Why are Zebedee and Zeebad springy thingies? Why does their magic come from their mustaches? Why and how do Dougal, Dylan, Ermintrude, Brian, and Train talk? Why is opera made fun of? Why do Ermintrude and Brian wear hats? How can Dylan play the guitar? Why does Zeebad have dual braids? Why does Zeebad’s fortress look like a bust of his face sticking its tongue out? Why does Zeebad’s fortress only show up for a few minutes, then is forgotten about? Why does Brian have teeth? How is Zeebad threatening? Why did this movie steal the line “Revenge is a dish best served cold”? Is this soldier really this dumb? How can Zebedee and Zeebad recreate Priori Incantatem from Harry Potter? Does Train seriously just say “d@mmit”? Why is Florence so courteous that she could try out for Jesus? Why are Brian and Ermintrude in love? Why are there so many cheap puns? Why was Dylan a former smoker and drunkard? Why is Dougal’s voice so whiny? Why does one particular scene castrate the glory of “Also Sprach Zarathustra”? Why is one of the Deus Ex Machinas singing? Why does one scene have to be all “Commando”? Why are there two death fakeouts? Why is the movie’s scale so small?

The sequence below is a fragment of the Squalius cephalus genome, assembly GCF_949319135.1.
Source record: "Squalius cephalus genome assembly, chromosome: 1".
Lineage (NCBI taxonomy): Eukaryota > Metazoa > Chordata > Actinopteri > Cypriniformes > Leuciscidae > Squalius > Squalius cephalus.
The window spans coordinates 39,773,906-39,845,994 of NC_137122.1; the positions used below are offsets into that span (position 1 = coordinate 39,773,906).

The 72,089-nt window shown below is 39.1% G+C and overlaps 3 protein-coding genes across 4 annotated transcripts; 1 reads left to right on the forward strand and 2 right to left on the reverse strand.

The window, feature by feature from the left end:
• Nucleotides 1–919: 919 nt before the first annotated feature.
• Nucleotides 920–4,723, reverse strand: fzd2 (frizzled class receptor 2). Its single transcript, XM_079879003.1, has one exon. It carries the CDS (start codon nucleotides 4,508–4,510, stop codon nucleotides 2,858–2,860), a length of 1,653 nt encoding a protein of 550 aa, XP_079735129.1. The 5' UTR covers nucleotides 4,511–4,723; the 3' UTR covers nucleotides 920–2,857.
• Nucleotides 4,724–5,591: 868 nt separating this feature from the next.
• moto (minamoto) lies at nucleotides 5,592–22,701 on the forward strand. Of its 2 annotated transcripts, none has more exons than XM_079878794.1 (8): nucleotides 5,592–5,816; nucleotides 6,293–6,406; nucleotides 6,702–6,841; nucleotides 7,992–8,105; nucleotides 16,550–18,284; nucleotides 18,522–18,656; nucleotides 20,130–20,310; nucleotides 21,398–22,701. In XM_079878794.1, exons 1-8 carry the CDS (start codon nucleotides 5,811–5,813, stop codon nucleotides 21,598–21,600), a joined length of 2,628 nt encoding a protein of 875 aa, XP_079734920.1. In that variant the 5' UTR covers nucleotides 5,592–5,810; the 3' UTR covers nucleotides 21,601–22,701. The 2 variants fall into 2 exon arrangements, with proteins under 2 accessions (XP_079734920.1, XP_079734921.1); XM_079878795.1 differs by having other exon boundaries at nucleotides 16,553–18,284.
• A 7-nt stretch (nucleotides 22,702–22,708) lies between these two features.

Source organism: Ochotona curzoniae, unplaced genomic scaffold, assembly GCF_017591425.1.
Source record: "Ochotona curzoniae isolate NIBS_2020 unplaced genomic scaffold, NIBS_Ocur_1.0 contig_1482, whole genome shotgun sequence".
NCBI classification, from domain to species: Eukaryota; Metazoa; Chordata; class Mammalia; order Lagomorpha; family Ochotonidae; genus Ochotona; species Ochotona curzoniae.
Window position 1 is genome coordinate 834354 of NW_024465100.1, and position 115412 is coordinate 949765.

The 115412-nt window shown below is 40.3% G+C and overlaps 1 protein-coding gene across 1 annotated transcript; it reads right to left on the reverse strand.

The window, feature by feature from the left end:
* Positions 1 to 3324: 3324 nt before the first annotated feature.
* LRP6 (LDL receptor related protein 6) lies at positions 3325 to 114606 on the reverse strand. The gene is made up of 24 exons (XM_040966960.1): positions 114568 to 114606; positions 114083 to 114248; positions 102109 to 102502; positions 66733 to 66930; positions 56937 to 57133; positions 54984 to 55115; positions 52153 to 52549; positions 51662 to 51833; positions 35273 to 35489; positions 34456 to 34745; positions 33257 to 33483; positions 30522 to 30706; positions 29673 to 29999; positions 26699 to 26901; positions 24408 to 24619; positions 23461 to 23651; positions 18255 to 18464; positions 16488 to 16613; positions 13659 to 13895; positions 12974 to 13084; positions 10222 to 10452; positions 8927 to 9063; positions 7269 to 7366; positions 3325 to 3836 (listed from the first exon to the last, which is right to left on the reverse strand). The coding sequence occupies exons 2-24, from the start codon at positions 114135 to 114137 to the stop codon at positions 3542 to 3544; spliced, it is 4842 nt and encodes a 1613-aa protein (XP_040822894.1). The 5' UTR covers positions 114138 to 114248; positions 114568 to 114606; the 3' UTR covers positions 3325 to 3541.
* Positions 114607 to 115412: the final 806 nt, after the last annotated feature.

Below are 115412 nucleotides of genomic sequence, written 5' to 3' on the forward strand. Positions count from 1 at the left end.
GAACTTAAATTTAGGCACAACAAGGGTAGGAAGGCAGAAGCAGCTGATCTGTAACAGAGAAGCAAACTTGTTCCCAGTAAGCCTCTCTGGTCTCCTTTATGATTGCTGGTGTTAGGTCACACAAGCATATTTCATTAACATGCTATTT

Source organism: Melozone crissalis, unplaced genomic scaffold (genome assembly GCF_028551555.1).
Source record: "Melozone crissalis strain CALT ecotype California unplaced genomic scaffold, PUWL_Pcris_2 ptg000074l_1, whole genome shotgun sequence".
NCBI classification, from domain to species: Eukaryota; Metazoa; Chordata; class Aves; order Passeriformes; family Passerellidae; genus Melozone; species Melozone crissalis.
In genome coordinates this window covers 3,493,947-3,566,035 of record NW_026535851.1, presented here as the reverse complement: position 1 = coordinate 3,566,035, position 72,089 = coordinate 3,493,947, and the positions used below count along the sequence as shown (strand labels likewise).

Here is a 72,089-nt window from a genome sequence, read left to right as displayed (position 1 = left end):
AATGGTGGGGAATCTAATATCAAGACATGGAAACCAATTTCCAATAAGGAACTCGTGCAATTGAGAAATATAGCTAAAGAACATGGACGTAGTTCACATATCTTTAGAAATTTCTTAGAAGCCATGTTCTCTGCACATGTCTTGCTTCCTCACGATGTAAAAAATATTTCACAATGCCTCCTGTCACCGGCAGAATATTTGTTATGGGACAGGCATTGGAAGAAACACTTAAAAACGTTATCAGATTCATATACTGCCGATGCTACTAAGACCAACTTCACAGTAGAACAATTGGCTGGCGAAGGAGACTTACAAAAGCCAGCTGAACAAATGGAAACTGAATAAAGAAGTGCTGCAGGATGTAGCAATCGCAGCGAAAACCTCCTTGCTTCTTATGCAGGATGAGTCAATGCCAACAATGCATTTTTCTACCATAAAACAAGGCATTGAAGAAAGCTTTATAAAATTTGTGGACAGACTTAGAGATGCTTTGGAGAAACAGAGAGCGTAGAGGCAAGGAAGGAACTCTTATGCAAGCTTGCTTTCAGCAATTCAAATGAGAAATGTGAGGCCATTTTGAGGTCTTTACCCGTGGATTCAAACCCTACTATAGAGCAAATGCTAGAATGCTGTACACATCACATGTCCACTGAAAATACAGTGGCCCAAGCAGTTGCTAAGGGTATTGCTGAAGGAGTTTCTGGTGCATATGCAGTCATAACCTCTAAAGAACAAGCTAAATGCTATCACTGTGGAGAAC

Okay so as I just pointed out, the story and characters are surprisingly weak. The story had been told so many times. The characters are cardboard cutouts. However the acting isn’t all that bad. Okay, Robbie Williams as Dougal and Tom Baker as Zeebad are pretty annoying, especially in Dougal’s case, but Jim Broadbent as Brian, Joanna Lumley as Ermintrude, Bill Nighy as Dylan, and Sir Ian McKellen as Zebedee do their best with what they have, especially Broadbent and McKellen. Of course, whenever I think Ian McKellen, I think of Gandalf from Lord of the Rings. Who wouldn’t? Joanna Lumley actually has a surprisingly decent singing voice, easily trumping Pierce Brosnan in Mamma Mia! and Gerard Butler in The Phantom of the Opera. Bill Nighy wasn’t that bad, though his performance in The Magic Roundabout was reminiscent of Cary Elwes in Twister. Nighy and Elwes both played Southern people so that the audience couldn’t tell that they were British. Elwes did so MUCH better than Nighy, though Nighy is hands down the better actor. It’s like comparing Tim Curry from It to Douglas Rain in 2001: A Space Odyssey. Douglas Rain is clearly the better actor, but Tim Curry will be much more memorable. “YOU’LL FLOAT! YOU’LL ALL FLOAT!”